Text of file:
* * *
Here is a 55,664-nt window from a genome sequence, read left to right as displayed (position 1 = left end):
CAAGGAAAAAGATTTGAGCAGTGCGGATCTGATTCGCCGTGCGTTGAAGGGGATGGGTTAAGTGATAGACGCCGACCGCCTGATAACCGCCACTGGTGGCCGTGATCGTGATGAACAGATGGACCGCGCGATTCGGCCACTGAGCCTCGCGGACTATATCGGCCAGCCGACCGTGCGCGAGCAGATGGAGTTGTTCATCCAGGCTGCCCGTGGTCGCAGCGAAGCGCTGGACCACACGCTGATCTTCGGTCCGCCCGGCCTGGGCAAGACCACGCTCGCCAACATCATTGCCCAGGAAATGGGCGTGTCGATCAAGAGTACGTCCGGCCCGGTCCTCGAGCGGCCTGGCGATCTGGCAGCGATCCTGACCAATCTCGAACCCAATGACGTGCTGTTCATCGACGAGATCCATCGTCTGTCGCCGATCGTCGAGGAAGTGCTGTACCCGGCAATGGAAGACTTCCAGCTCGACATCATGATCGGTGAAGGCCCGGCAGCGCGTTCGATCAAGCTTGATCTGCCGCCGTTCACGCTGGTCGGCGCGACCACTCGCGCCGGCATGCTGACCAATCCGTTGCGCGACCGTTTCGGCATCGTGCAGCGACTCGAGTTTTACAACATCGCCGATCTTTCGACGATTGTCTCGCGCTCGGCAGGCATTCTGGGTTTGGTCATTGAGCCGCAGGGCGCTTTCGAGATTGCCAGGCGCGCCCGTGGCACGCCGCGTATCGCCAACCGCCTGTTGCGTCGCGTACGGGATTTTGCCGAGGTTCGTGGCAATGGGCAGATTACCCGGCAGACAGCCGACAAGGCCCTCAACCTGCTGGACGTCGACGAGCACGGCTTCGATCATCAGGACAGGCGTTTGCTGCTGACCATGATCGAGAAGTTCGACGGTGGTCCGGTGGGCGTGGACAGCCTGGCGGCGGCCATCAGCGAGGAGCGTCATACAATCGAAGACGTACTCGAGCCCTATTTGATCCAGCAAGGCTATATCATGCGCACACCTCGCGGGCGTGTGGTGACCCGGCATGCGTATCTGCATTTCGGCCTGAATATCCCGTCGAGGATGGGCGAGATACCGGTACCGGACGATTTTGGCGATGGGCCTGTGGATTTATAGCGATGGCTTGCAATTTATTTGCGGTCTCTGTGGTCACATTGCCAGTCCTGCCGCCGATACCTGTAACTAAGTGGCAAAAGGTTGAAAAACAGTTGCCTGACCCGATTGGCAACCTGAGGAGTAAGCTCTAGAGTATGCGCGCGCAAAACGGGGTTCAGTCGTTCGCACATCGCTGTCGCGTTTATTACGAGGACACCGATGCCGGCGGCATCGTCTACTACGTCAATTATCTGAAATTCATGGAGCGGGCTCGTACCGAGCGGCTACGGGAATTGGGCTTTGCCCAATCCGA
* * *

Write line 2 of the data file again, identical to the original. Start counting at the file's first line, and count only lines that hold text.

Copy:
CAAGGAAAAAGATTTGAGCAGTGCGGATCTGATTCGCCGTGCGTTGAAGGGGATGGGTTAAGTGATAGACGCCGACCGCCTGATAACCGCCACTGGTGGCCGTGATCGTGATGAACAGATGGACCGCGCGATTCGGCCACTGAGCCTCGCGGACTATATCGGCCAGCCGACCGTGCGCGAGCAGATGGAGTTGTTCATCCAGGCTGCCCGTGGTCGCAGCGAAGCGCTGGACCACACGCTGATCTTCGGTCCGCCCGGCCTGGGCAAGACCACGCTCGCCAACATCATTGCCCAGGAAATGGGCGTGTCGATCAAGAGTACGTCCGGCCCGGTCCTCGAGCGGCCTGGCGATCTGGCAGCGATCCTGACCAATCTCGAACCCAATGACGTGCTGTTCATCGACGAGATCCATCGTCTGTCGCCGATCGTCGAGGAAGTGCTGTACCCGGCAATGGAAGACTTCCAGCTCGACATCATGATCGGTGAAGGCCCGGCAGCGCGTTCGATCAAGCTTGATCTGCCGCCGTTCACGCTGGTCGGCGCGACCACTCGCGCCGGCATGCTGACCAATCCGTTGCGCGACCGTTTCGGCATCGTGCAGCGACTCGAGTTTTACAACATCGCCGATCTTTCGACGATTGTCTCGCGCTCGGCAGGCATTCTGGGTTTGGTCATTGAGCCGCAGGGCGCTTTCGAGATTGCCAGGCGCGCCCGTGGCACGCCGCGTATCGCCAACCGCCTGTTGCGTCGCGTACGGGATTTTGCCGAGGTTCGTGGCAATGGGCAGATTACCCGGCAGACAGCCGACAAGGCCCTCAACCTGCTGGACGTCGACGAGCACGGCTTCGATCATCAGGACAGGCGTTTGCTGCTGACCATGATCGAGAAGTTCGACGGTGGTCCGGTGGGCGTGGACAGCCTGGCGGCGGCCATCAGCGAGGAGCGTCATACAATCGAAGACGTACTCGAGCCCTATTTGATCCAGCAAGGCTATATCATGCGCACACCTCGCGGGCGTGTGGTGACCCGGCATGCGTATCTGCATTTCGGCCTGAATATCCCGTCGAGGATGGGCGAGATACCGGTACCGGACGATTTTGGCGATGGGCCTGTGGATTTATAGCGATGGCTTGCAATTTATTTGCGGTCTCTGTGGTCACATTGCCAGTCCTGCCGCCGATACCTGTAACTAAGTGGCAAAAGGTTGAAAAACAGTTGCCTGACCCGATTGGCAACCTGAGGAGTAAGCTCTAGAGTATGCGCGCGCAAAACGGGGTTCAGTCGTTCGCACATCGCTGTCGCGTTTATTACGAGGACACCGATGCCGGCGGCATCGTCTACTACGTCAATTATCTGAAATTCATGGAGCGGGCTCGTACCGAGCGGCTACGGGAATTGGGCTTTGCCCAATCCGA